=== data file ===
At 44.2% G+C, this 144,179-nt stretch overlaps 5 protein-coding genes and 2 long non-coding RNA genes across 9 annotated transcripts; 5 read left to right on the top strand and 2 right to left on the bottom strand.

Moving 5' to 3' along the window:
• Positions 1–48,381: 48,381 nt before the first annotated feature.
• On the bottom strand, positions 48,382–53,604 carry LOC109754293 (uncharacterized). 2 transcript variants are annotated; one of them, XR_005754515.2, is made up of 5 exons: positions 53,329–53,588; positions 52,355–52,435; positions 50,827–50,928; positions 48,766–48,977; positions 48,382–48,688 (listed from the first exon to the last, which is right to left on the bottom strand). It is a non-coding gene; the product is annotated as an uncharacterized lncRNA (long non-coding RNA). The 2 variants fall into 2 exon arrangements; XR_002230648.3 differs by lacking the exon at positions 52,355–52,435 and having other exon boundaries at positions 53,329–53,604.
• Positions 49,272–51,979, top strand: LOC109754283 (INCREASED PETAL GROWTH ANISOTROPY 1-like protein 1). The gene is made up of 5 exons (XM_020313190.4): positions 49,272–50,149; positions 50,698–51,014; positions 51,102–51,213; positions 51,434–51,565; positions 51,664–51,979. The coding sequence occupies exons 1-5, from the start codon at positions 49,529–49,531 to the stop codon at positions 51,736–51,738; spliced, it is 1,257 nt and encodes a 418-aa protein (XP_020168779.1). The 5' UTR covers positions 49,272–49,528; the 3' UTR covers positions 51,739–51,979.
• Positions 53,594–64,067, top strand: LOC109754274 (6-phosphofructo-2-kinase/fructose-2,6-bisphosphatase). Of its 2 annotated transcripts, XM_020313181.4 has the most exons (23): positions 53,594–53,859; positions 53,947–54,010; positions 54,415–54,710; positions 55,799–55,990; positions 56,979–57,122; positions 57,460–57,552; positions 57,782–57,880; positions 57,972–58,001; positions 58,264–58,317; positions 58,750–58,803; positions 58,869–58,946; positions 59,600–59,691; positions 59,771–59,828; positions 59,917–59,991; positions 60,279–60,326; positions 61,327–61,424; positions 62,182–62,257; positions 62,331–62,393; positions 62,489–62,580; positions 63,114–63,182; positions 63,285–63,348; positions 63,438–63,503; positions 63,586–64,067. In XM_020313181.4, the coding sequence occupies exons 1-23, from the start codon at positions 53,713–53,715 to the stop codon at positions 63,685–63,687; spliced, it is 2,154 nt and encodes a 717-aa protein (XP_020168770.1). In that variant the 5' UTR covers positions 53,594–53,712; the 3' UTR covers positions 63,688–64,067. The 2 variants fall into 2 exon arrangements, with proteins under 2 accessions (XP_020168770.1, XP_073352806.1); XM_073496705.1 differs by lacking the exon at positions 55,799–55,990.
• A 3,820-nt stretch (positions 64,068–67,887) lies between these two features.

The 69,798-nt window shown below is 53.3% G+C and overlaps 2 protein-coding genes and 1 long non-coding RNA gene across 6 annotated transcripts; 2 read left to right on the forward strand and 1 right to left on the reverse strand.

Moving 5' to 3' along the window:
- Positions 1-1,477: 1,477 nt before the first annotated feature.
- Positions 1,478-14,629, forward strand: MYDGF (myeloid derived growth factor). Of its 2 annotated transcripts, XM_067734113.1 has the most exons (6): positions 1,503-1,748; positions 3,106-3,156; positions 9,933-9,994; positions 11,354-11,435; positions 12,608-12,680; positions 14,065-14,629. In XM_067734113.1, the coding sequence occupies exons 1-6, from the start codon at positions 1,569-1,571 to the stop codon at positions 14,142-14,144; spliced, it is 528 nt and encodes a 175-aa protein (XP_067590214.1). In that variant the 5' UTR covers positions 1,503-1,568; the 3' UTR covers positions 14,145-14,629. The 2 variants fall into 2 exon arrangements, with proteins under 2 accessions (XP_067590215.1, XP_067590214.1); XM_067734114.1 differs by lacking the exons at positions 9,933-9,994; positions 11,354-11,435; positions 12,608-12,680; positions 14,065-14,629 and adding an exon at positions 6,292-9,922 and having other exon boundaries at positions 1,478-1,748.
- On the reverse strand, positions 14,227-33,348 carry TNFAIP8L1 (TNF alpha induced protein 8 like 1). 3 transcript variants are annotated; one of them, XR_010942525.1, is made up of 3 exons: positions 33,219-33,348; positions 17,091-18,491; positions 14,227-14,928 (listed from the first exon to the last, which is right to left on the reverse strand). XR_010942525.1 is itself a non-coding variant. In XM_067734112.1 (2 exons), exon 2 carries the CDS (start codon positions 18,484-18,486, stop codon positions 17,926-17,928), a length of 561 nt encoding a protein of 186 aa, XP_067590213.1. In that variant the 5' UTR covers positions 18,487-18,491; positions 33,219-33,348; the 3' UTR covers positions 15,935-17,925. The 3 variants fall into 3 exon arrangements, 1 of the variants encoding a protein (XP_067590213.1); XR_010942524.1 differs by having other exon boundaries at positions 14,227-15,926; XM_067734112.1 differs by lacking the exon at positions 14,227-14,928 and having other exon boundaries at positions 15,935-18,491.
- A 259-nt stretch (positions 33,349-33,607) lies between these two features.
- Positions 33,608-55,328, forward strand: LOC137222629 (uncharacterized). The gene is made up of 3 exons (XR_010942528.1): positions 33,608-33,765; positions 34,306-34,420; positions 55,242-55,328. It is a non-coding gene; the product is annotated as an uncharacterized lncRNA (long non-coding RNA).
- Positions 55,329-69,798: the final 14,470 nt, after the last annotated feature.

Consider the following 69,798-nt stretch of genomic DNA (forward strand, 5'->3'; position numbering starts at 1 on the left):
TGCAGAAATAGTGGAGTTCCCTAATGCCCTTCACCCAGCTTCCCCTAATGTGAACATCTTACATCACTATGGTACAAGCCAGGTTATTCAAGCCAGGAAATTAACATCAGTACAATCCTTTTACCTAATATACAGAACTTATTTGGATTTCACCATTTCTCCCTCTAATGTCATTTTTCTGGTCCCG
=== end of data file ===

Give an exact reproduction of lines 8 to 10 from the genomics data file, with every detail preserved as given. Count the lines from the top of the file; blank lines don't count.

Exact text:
The 69,798-nt window shown below is 53.3% G+C and overlaps 2 protein-coding genes and 1 long non-coding RNA gene across 6 annotated transcripts; 2 read left to right on the forward strand and 1 right to left on the reverse strand.

Moving 5' to 3' along the window:
- Positions 1-1,477: 1,477 nt before the first annotated feature.